I just went to the doctor yesterday and they’ve prescribed me something for if it happens again, but it’s really knocked me off my feet, made me question what I’m doing, how many angles I’ve tried to overcome certain obstacles, and how I’m spending with my time and energy. How much of it is spent working and hustling and how much is spent actually taking care of myself?
It doesn’t take a genius to guess the percentages.
So what does this all mean? Dunno. It means I’ve got another obstacle, but by now I’m pretty prepared for some illness wreaking havoc in my life. It’s been the rhythm of my existence and I’m okay with it as long as there’s always a light at the end of the tunnel. It makes things harder and slower, but all things considered, I’m happier than I’ve ever been. Instead of a tunnel, life right now is more like…a tunnel with holes in it? Instead of one point of light, there are multiple holes showing me the outside world, what I’d be missing if I withdrew into myself right now or ignored how I felt by pushing through things as usual. There is the end goal of being better at the end, but little goals and milestones along the way that get me by. It’s much better than just the tunnel. More realistic. More attainable.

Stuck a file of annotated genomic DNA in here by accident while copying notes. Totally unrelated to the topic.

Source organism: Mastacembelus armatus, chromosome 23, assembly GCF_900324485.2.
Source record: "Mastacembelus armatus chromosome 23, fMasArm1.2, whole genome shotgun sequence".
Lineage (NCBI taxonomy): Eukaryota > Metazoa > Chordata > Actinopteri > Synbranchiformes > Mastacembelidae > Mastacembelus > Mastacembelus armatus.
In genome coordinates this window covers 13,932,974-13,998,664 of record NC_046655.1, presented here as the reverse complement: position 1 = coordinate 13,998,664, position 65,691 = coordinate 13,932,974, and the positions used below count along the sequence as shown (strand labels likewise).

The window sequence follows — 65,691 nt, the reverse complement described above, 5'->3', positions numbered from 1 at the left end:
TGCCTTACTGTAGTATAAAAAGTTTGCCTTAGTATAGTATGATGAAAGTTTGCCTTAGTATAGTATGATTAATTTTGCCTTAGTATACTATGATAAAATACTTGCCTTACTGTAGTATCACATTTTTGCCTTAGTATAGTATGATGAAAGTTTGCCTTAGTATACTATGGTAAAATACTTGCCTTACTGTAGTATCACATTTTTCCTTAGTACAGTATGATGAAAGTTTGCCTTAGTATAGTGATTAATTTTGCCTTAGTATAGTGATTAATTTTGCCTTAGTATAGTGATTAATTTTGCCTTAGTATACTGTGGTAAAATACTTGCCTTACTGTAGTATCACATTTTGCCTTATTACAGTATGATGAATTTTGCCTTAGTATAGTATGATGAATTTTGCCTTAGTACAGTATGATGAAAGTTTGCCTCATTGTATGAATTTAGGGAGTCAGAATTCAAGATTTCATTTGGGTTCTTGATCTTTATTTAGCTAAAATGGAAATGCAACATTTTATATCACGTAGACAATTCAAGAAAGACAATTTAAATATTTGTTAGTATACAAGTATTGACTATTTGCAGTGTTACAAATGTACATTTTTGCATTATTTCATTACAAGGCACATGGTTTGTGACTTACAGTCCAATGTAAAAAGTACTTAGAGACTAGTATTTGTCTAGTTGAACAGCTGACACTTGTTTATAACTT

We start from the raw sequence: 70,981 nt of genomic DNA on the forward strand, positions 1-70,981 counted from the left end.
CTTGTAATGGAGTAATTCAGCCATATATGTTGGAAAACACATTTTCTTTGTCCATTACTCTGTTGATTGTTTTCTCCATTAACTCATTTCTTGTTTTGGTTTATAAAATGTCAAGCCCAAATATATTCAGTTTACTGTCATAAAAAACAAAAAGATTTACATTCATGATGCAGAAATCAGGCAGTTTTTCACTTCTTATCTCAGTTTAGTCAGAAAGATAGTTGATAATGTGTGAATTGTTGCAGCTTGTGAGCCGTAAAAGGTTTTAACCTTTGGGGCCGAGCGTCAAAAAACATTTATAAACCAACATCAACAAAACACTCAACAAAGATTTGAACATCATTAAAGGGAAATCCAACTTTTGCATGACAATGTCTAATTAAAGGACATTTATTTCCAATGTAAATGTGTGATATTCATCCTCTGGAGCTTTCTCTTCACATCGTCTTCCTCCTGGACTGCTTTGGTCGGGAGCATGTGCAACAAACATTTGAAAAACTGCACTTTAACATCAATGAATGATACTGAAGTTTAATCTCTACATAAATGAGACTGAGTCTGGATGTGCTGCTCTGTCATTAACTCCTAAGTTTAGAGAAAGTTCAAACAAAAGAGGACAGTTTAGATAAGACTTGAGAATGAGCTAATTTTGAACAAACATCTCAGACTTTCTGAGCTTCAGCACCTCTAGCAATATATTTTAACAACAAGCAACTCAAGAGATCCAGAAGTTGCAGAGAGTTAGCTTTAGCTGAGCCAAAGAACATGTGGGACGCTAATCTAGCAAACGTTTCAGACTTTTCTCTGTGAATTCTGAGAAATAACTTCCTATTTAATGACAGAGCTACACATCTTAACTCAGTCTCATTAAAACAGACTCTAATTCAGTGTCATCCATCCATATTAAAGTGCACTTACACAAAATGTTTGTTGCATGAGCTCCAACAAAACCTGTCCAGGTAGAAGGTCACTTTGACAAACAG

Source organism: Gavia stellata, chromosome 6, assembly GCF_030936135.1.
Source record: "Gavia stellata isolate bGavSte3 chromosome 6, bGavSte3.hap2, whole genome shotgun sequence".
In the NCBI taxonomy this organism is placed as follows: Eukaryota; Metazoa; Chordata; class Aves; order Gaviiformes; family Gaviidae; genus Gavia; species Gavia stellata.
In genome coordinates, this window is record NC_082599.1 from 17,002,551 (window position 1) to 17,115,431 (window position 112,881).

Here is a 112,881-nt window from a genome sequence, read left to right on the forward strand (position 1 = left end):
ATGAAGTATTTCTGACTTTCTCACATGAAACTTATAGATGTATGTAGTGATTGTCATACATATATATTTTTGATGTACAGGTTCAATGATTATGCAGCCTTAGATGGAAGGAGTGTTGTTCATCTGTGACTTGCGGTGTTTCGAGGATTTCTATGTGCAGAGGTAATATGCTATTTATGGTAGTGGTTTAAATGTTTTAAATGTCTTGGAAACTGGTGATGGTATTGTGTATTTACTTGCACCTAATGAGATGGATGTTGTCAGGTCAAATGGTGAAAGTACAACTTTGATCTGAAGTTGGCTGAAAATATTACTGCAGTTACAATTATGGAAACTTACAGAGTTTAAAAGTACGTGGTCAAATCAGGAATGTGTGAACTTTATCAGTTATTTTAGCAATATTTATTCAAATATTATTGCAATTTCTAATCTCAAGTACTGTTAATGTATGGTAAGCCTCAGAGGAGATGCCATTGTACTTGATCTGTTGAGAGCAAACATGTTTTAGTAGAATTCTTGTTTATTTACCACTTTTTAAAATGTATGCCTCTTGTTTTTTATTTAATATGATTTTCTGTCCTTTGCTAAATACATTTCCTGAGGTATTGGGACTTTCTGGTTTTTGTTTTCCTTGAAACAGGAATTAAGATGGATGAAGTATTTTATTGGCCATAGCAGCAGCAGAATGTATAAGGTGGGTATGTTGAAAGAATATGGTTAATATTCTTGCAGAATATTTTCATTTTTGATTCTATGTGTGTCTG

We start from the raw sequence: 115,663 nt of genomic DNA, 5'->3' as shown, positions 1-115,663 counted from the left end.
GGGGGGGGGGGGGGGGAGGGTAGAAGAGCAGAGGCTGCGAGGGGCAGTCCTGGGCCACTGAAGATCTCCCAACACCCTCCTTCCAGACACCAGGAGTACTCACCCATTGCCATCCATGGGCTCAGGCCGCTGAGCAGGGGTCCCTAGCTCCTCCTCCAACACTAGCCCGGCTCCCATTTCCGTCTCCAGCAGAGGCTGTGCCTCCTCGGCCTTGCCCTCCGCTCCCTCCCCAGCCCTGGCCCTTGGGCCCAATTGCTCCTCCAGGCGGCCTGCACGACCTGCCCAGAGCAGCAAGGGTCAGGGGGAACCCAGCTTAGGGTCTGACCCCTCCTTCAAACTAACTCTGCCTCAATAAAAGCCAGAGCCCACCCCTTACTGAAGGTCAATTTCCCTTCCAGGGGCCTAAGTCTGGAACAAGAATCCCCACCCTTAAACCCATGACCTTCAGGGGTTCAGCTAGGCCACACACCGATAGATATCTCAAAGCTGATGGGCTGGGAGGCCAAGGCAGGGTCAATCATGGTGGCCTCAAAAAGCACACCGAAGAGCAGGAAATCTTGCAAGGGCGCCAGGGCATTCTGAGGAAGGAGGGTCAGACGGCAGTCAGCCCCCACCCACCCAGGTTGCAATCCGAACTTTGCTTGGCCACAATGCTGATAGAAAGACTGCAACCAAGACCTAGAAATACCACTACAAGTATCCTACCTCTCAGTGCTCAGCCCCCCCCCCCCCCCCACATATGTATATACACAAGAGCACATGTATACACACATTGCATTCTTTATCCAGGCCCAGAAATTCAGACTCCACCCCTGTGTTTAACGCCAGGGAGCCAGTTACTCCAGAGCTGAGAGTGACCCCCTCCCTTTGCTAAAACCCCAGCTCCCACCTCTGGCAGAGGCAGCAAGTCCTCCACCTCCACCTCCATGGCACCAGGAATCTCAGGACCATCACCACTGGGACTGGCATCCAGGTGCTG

Al and I are buying a house, which we should be moving into next month. My little sister is getting married, and I’m one of her maids of honor and I’m so excited to be there on that day, and it’s fall, my favorite season of the year.
Things are changing. The leaves are dying to make way for winter, then the growth of new life. The cycle goes on and on; death and rebirth.
Today, I decided to change too. I’m not going to be pushing myself as hard, and at the same time I will try my hardest not to scold myself for not doing enough when there are 10,000 words and 10 clients that say otherwise. I’m going to do what is necessary to take care of myself, mentally and physically. I want to experience things without the fog of pain or the pressure to recover before I’m ready.
At the beginning of this year, I hit the ground running and planned out all of my releases and writing goals. It had been my aim to release a novel once a month for the remaining three months of the year (October, November, December). However, taking two years off has taken its toll on my ability (in my opinion) and, though it seems dumb, relevance in the indie community. Indie authors put out books at a minimum three or four times a year. Anything less and people are said to lose interest, and I guessed I was above that—or at least convinced myself as much when I needed to step away.